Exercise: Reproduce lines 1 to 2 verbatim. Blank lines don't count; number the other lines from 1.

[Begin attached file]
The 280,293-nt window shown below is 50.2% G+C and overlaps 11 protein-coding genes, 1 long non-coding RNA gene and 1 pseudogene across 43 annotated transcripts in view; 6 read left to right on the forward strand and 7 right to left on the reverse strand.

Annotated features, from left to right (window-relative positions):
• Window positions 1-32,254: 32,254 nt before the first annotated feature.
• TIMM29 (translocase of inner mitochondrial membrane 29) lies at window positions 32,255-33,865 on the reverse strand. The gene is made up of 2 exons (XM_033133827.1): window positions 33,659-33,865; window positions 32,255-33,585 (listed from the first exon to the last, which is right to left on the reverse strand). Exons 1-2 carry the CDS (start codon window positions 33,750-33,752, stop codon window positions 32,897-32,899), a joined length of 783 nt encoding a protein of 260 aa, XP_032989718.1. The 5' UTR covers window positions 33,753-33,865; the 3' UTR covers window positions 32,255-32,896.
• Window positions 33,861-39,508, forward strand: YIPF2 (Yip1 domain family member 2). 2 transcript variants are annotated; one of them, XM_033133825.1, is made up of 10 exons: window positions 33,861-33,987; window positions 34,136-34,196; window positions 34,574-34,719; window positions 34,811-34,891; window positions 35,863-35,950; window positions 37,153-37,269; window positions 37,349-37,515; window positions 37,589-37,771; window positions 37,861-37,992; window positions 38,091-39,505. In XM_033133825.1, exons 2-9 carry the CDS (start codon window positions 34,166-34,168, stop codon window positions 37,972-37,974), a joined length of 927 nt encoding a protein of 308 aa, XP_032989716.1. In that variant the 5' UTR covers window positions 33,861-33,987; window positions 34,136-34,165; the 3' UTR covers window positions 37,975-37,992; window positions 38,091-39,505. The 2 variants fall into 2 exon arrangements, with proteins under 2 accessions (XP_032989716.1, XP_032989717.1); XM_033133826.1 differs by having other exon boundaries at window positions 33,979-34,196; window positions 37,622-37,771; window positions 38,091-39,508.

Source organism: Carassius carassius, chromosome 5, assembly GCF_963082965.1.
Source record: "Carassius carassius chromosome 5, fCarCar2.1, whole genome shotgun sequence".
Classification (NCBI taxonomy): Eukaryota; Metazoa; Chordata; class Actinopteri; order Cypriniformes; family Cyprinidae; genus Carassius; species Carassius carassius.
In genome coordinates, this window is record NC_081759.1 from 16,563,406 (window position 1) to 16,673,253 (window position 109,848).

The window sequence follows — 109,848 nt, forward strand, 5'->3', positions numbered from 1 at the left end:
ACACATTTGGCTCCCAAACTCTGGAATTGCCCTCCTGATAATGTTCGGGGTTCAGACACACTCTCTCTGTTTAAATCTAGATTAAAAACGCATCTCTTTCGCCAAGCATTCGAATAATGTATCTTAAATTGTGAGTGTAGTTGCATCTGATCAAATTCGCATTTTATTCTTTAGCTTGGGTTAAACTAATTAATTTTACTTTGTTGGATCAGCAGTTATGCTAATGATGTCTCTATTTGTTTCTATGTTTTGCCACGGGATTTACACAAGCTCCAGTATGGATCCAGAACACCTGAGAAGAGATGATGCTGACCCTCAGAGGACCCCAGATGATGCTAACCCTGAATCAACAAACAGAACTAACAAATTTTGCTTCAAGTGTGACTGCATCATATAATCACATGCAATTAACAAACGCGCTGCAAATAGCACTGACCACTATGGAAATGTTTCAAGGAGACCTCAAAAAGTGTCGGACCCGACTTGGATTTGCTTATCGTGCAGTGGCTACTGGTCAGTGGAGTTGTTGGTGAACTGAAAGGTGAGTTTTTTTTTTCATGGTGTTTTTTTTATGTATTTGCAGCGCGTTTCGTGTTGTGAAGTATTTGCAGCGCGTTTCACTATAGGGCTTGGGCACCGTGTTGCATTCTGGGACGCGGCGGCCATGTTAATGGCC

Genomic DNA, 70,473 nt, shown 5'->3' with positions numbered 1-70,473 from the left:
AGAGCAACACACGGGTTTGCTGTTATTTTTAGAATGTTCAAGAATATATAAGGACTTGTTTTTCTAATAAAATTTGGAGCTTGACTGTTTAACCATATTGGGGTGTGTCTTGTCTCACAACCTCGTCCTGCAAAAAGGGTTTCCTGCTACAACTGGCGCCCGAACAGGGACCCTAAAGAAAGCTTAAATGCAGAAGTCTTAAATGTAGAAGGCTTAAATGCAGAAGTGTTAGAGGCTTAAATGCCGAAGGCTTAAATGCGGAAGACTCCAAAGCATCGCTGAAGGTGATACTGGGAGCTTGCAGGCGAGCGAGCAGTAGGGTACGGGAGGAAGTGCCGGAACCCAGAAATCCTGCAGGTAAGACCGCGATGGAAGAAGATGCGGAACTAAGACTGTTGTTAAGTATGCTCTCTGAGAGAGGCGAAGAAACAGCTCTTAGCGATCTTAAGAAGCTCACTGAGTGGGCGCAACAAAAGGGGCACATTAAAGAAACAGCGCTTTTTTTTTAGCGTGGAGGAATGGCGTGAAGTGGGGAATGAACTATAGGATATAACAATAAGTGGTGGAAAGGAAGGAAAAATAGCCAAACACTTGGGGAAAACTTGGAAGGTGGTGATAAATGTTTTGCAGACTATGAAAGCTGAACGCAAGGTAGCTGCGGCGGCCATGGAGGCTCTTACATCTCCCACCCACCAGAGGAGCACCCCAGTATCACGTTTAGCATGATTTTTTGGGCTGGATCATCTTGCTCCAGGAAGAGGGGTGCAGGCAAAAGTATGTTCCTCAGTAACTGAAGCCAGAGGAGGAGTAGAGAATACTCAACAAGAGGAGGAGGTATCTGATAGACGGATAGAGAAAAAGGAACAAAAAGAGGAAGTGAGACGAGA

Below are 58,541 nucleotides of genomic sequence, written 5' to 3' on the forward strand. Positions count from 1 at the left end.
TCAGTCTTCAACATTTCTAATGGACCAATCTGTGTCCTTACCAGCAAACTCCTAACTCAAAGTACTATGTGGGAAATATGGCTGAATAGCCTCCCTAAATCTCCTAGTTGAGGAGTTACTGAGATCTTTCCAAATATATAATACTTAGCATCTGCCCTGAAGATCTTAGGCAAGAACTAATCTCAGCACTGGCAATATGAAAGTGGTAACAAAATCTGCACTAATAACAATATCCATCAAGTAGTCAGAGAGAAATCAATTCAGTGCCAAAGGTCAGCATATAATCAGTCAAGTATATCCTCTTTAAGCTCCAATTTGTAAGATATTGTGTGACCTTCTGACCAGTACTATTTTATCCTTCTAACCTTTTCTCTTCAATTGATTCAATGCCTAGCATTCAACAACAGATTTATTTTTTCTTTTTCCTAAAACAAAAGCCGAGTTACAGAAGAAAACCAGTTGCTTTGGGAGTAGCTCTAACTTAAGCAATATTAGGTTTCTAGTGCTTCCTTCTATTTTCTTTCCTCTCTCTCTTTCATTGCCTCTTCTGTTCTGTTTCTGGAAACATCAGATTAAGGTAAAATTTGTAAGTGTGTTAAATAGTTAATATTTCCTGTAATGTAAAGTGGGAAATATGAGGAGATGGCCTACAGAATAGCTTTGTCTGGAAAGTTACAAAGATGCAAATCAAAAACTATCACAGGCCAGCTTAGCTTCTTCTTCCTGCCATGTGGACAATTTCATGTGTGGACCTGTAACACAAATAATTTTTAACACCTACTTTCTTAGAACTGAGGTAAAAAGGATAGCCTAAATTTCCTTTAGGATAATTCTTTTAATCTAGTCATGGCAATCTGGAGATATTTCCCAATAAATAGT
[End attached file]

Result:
The 280,293-nt window shown below is 50.2% G+C and overlaps 11 protein-coding genes, 1 long non-coding RNA gene and 1 pseudogene across 43 annotated transcripts in view; 6 read left to right on the forward strand and 7 right to left on the reverse strand.

Annotated features, from left to right (window-relative positions):